NEWS
By Ted Shelsby and Ted Shelsby,SUN STAFF | July 31, 2005
DAIRY FARMERS need to be careful about what they wish for. They might get it. Take their desire to have their milk and farms inspected by the state Department of Agriculture rather than by the Department of Health and Mental Hygiene. "We think we would get a fair shake with the Department of Agriculture," said Robert Ramsburg, a Frederick County dairy farmer and president of the Maryland Dairy Industry Association. "That's not always the case with the health department. "The inspection division should be under [the Maryland Department of Agriculture]
NEWS
April 15, 2005
Richard Nelson Seaborg, a Maryland Department of Health and Mental Hygiene administrator, died of cancer Monday at Carroll Hospital Center. The Hampstead resident was 74. Born in Evanston, Ill., he served in the Navy from 1951 to 1954 and while stationed at Patuxent River Naval Air Station, met his future wife of 50 years, Phyllis Garmer. Mr. Seaborg earned a business administration degree from the University of Baltimore. He worked at the Glenn L. Martin Co. in Middle River and also worked in sales promotion at the International Harvester Co. on 25th Street and at Hunt Valley.
NEWS
By Sheridan Lyons and Sheridan Lyons,SUN STAFF | February 13, 2005
This winter's influenza has officially hit Carroll County, as in the rest of Maryland, officials said. The county has seen an increase in flu-like symptoms in the past two to three weeks, said Debbie Middleton, the county Health Department's program director for communicable diseases. "It's everywhere," she said. "We've noted an increase - probably in the last two to three weeks - like the rest of the state." Although influenza is not a reportable disease for which figures must be kept, Middleton said, "We know we have had an increase in flu or flu-like symptoms in the county."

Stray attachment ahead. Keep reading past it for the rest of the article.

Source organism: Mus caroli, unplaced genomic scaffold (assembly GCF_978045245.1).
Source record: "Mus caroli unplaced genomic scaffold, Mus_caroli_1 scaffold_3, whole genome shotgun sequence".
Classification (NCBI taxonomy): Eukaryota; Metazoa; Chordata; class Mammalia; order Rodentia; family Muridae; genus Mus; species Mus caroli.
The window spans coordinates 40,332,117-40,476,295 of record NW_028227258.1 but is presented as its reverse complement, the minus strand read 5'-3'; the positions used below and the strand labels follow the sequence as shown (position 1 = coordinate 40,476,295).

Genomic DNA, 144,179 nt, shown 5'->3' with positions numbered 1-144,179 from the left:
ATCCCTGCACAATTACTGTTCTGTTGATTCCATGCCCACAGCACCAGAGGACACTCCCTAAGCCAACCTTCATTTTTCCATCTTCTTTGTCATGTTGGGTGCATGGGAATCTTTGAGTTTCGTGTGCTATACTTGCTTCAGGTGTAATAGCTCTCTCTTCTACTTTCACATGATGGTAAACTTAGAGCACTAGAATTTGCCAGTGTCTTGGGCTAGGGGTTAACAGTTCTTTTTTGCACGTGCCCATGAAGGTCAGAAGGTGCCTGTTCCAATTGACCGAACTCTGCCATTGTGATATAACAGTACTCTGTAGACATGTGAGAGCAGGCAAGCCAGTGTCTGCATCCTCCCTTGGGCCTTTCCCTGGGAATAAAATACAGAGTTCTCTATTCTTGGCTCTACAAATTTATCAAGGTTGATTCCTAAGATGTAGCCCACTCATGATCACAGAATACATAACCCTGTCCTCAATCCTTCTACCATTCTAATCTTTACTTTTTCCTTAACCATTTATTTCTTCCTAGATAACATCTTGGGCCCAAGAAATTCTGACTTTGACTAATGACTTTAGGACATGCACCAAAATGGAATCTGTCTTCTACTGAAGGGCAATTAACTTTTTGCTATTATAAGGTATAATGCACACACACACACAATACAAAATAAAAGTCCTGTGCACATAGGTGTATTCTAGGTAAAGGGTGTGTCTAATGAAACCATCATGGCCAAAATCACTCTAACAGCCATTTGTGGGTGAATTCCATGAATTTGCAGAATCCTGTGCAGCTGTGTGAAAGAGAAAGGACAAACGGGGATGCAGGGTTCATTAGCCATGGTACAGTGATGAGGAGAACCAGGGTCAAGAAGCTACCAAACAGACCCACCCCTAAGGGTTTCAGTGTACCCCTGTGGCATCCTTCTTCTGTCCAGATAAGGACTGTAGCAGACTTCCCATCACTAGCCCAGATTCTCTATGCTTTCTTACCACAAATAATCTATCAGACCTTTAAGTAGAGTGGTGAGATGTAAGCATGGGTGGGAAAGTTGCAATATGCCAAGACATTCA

NEWS
September 20, 2004
Nelson J. Sabatini, head of the state Department of Health and Mental Hygiene, has informed his staff that he will leave his position at the end of the month. Sabatini's departure has been expected, although a date had not been set. He previously held the job under Gov. William Donald Schaefer, and reluctantly returned at the insistence of Gov. Robert L. Ehrlich Jr., agreeing to stay through two legislative sessions. Sabatini, 64, plans to split his time between Hawaii and Maryland, and to launch a consulting business.
NEWS
August 22, 2004
Gretchen Jane Hartman, a dietitian and former division chief for the state health department, died Tuesday at St. Joseph Medical Center of complications from surgery after a fall. She was 90 and had lived for about 15 years at Edenwald in Towson, where she was chairwoman of its food committee. Miss Hartman, who was known as Jane, was a Pittsburgh-area native who earned a bachelor's degree in nutrition from West Virginia University and a master's degree from Drexel University. After working for several years in Pennsylvania, Miss Hartman moved to Baltimore and worked for several years as Sinai Hospital's director of dietetics.